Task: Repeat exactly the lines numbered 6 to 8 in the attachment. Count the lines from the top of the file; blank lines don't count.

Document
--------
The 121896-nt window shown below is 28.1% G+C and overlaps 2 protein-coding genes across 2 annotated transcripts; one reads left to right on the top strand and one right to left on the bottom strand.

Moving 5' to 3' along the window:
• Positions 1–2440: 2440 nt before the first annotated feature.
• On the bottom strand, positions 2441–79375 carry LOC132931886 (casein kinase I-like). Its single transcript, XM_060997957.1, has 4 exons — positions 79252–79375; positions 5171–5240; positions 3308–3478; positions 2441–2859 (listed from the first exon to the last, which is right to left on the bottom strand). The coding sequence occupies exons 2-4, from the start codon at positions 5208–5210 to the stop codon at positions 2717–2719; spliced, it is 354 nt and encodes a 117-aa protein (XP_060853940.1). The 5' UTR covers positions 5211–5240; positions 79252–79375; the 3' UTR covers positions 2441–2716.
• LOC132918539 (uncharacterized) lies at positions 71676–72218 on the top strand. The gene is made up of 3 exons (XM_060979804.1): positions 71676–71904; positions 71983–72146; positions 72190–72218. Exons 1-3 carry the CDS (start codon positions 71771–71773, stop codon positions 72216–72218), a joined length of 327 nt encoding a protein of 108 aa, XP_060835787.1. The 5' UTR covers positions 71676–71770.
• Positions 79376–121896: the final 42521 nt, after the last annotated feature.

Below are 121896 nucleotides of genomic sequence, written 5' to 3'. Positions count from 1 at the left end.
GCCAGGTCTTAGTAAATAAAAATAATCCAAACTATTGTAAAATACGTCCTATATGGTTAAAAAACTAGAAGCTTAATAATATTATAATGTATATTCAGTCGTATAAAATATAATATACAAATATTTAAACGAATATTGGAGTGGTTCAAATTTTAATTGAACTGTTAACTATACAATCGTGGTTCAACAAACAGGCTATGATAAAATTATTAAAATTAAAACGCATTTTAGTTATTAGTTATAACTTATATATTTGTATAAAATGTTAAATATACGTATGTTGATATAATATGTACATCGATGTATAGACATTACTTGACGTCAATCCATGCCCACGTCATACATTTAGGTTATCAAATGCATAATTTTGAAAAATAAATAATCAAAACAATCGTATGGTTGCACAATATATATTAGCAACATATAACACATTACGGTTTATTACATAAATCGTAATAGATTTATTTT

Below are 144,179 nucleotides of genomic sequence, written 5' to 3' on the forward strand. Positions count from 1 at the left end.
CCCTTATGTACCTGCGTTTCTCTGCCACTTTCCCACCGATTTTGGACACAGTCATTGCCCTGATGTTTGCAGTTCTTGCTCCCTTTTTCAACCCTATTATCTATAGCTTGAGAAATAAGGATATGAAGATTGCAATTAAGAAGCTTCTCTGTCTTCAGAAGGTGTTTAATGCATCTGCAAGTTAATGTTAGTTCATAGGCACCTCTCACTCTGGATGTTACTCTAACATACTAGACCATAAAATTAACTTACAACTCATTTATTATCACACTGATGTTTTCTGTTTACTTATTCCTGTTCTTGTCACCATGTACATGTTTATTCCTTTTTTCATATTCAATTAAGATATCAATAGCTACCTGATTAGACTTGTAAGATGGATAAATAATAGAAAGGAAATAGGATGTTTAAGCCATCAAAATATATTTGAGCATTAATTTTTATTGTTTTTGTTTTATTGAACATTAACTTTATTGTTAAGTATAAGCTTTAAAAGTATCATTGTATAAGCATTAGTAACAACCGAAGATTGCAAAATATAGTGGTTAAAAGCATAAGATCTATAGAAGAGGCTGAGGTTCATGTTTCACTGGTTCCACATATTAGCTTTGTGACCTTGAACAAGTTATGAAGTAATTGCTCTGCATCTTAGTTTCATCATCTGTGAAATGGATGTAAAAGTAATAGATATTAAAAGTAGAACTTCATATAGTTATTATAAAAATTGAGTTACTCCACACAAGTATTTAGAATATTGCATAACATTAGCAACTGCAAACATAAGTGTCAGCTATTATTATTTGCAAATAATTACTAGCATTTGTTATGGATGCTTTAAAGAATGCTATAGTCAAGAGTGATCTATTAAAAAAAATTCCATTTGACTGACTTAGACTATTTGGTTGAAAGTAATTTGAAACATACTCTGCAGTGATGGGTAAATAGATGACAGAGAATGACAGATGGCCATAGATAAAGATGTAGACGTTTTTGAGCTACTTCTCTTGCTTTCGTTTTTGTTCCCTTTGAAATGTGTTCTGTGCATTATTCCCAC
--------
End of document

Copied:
• Positions 79376–121896: the final 42521 nt, after the last annotated feature.

Below are 121896 nucleotides of genomic sequence, written 5' to 3'. Positions count from 1 at the left end.
GCCAGGTCTTAGTAAATAAAAATAATCCAAACTATTGTAAAATACGTCCTATATGGTTAAAAAACTAGAAGCTTAATAATATTATAATGTATATTCAGTCGTATAAAATATAATATACAAATATTTAAACGAATATTGGAGTGGTTCAAATTTTAATTGAACTGTTAACTATACAATCGTGGTTCAACAAACAGGCTATGATAAAATTATTAAAATTAAAACGCATTTTAGTTATTAGTTATAACTTATATATTTGTATAAAATGTTAAATATACGTATGTTGATATAATATGTACATCGATGTATAGACATTACTTGACGTCAATCCATGCCCACGTCATACATTTAGGTTATCAAATGCATAATTTTGAAAAATAAATAATCAAAACAATCGTATGGTTGCACAATATATATTAGCAACATATAACACATTACGGTTTATTACATAAATCGTAATAGATTTATTTT